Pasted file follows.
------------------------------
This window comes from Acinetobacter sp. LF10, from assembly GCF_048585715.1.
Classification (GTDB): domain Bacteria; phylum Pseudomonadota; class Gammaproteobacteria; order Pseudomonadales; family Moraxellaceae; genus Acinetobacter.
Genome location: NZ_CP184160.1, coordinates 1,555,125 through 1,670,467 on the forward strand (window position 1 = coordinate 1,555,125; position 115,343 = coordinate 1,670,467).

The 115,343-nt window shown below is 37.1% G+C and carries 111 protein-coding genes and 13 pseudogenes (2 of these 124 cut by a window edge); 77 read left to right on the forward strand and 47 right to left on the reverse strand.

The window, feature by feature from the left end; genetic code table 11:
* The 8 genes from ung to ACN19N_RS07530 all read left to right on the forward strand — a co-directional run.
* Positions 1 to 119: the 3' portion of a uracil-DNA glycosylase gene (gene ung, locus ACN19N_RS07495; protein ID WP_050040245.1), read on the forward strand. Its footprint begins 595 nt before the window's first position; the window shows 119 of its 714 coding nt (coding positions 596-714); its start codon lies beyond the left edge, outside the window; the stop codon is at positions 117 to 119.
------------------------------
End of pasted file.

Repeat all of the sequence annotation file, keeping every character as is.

This window comes from Acinetobacter sp. LF10, from assembly GCF_048585715.1.
Classification (GTDB): domain Bacteria; phylum Pseudomonadota; class Gammaproteobacteria; order Pseudomonadales; family Moraxellaceae; genus Acinetobacter.
Genome location: NZ_CP184160.1, coordinates 1,555,125 through 1,670,467 on the forward strand (window position 1 = coordinate 1,555,125; position 115,343 = coordinate 1,670,467).

The 115,343-nt window shown below is 37.1% G+C and carries 111 protein-coding genes and 13 pseudogenes (2 of these 124 cut by a window edge); 77 read left to right on the forward strand and 47 right to left on the reverse strand.

The window, feature by feature from the left end; genetic code table 11:
* The 8 genes from ung to ACN19N_RS07530 all read left to right on the forward strand — a co-directional run.
* Positions 1 to 119: the 3' portion of a uracil-DNA glycosylase gene (gene ung, locus ACN19N_RS07495; protein ID WP_050040245.1), read on the forward strand. Its footprint begins 595 nt before the window's first position; the window shows 119 of its 714 coding nt (coding positions 596-714); its start codon lies beyond the left edge, outside the window; the stop codon is at positions 117 to 119.